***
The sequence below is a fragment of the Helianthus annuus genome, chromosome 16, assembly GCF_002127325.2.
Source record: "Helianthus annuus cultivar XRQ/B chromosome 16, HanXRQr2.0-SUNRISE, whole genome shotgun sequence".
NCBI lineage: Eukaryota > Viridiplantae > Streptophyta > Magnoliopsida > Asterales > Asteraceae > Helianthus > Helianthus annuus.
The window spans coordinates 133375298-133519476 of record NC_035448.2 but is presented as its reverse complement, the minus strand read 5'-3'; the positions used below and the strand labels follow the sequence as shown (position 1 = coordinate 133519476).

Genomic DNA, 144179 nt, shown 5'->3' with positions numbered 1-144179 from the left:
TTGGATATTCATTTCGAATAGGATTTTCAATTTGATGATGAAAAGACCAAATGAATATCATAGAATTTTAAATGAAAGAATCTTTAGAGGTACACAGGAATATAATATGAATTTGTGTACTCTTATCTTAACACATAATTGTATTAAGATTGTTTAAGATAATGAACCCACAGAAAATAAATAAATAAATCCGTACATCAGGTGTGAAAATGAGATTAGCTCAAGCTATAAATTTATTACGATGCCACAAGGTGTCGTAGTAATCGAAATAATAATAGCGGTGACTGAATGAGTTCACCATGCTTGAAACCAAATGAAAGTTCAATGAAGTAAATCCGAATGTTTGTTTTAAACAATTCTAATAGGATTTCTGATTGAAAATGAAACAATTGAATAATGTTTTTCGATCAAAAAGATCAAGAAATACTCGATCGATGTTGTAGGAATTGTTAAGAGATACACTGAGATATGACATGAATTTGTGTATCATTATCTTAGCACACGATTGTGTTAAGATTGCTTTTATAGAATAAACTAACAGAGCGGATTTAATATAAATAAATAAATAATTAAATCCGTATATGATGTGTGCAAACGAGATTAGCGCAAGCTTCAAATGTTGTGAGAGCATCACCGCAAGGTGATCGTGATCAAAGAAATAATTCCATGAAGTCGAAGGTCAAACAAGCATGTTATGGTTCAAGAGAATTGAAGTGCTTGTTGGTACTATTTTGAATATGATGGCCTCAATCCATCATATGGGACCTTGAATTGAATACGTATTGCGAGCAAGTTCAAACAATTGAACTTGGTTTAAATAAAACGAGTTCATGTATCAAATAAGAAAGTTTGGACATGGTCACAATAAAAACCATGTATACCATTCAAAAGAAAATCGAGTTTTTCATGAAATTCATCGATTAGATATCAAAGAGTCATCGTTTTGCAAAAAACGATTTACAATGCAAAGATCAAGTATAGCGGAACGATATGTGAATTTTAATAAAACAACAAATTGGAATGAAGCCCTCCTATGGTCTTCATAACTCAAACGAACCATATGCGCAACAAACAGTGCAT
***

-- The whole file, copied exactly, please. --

The sequence below is a fragment of the Helianthus annuus genome, chromosome 16, assembly GCF_002127325.2.
Source record: "Helianthus annuus cultivar XRQ/B chromosome 16, HanXRQr2.0-SUNRISE, whole genome shotgun sequence".
NCBI lineage: Eukaryota > Viridiplantae > Streptophyta > Magnoliopsida > Asterales > Asteraceae > Helianthus > Helianthus annuus.
The window spans coordinates 133375298-133519476 of record NC_035448.2 but is presented as its reverse complement, the minus strand read 5'-3'; the positions used below and the strand labels follow the sequence as shown (position 1 = coordinate 133519476).

Genomic DNA, 144179 nt, shown 5'->3' with positions numbered 1-144179 from the left:
TTGGATATTCATTTCGAATAGGATTTTCAATTTGATGATGAAAAGACCAAATGAATATCATAGAATTTTAAATGAAAGAATCTTTAGAGGTACACAGGAATATAATATGAATTTGTGTACTCTTATCTTAACACATAATTGTATTAAGATTGTTTAAGATAATGAACCCACAGAAAATAAATAAATAAATCCGTACATCAGGTGTGAAAATGAGATTAGCTCAAGCTATAAATTTATTACGATGCCACAAGGTGTCGTAGTAATCGAAATAATAATAGCGGTGACTGAATGAGTTCACCATGCTTGAAACCAAATGAAAGTTCAATGAAGTAAATCCGAATGTTTGTTTTAAACAATTCTAATAGGATTTCTGATTGAAAATGAAACAATTGAATAATGTTTTTCGATCAAAAAGATCAAGAAATACTCGATCGATGTTGTAGGAATTGTTAAGAGATACACTGAGATATGACATGAATTTGTGTATCATTATCTTAGCACACGATTGTGTTAAGATTGCTTTTATAGAATAAACTAACAGAGCGGATTTAATATAAATAAATAAATAATTAAATCCGTATATGATGTGTGCAAACGAGATTAGCGCAAGCTTCAAATGTTGTGAGAGCATCACCGCAAGGTGATCGTGATCAAAGAAATAATTCCATGAAGTCGAAGGTCAAACAAGCATGTTATGGTTCAAGAGAATTGAAGTGCTTGTTGGTACTATTTTGAATATGATGGCCTCAATCCATCATATGGGACCTTGAATTGAATACGTATTGCGAGCAAGTTCAAACAATTGAACTTGGTTTAAATAAAACGAGTTCATGTATCAAATAAGAAAGTTTGGACATGGTCACAATAAAAACCATGTATACCATTCAAAAGAAAATCGAGTTTTTCATGAAATTCATCGATTAGATATCAAAGAGTCATCGTTTTGCAAAAAACGATTTACAATGCAAAGATCAAGTATAGCGGAACGATATGTGAATTTTAATAAAACAACAAATTGGAATGAAGCCCTCCTATGGTCTTCATAACTCAAACGAACCATATGCGCAACAAACAGTGCAT